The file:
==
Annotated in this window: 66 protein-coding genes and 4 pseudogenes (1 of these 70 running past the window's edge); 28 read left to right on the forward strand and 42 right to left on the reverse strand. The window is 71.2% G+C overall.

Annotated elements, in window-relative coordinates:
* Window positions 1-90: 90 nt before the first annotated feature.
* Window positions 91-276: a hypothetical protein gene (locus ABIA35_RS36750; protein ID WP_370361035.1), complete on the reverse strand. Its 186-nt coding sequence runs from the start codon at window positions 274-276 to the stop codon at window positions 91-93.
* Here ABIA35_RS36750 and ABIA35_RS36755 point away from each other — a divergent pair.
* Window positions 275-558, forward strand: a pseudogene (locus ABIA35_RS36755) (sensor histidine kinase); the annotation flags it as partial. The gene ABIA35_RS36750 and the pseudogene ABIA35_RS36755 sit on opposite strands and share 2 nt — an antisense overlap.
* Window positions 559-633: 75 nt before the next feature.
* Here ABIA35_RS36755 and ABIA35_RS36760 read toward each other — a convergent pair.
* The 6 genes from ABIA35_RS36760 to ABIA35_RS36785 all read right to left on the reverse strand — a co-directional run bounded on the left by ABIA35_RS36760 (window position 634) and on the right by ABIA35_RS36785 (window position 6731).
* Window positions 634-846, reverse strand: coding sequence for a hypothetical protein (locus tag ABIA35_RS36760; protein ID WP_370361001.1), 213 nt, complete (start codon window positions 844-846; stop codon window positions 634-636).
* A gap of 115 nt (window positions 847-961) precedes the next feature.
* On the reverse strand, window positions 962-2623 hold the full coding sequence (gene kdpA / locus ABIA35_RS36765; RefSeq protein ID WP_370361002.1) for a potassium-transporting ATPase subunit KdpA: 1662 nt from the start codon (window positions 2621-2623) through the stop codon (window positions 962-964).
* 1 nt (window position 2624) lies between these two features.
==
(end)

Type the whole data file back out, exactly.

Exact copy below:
Annotated in this window: 66 protein-coding genes and 4 pseudogenes (1 of these 70 running past the window's edge); 28 read left to right on the forward strand and 42 right to left on the reverse strand. The window is 71.2% G+C overall.

Annotated elements, in window-relative coordinates:
* Window positions 1-90: 90 nt before the first annotated feature.
* Window positions 91-276: a hypothetical protein gene (locus ABIA35_RS36750; protein ID WP_370361035.1), complete on the reverse strand. Its 186-nt coding sequence runs from the start codon at window positions 274-276 to the stop codon at window positions 91-93.
* Here ABIA35_RS36750 and ABIA35_RS36755 point away from each other — a divergent pair.
* Window positions 275-558, forward strand: a pseudogene (locus ABIA35_RS36755) (sensor histidine kinase); the annotation flags it as partial. The gene ABIA35_RS36750 and the pseudogene ABIA35_RS36755 sit on opposite strands and share 2 nt — an antisense overlap.
* Window positions 559-633: 75 nt before the next feature.
* Here ABIA35_RS36755 and ABIA35_RS36760 read toward each other — a convergent pair.
* The 6 genes from ABIA35_RS36760 to ABIA35_RS36785 all read right to left on the reverse strand — a co-directional run bounded on the left by ABIA35_RS36760 (window position 634) and on the right by ABIA35_RS36785 (window position 6731).
* Window positions 634-846, reverse strand: coding sequence for a hypothetical protein (locus tag ABIA35_RS36760; protein ID WP_370361001.1), 213 nt, complete (start codon window positions 844-846; stop codon window positions 634-636).
* A gap of 115 nt (window positions 847-961) precedes the next feature.
* On the reverse strand, window positions 962-2623 hold the full coding sequence (gene kdpA / locus ABIA35_RS36765; RefSeq protein ID WP_370361002.1) for a potassium-transporting ATPase subunit KdpA: 1662 nt from the start codon (window positions 2621-2623) through the stop codon (window positions 962-964).
* 1 nt (window position 2624) lies between these two features.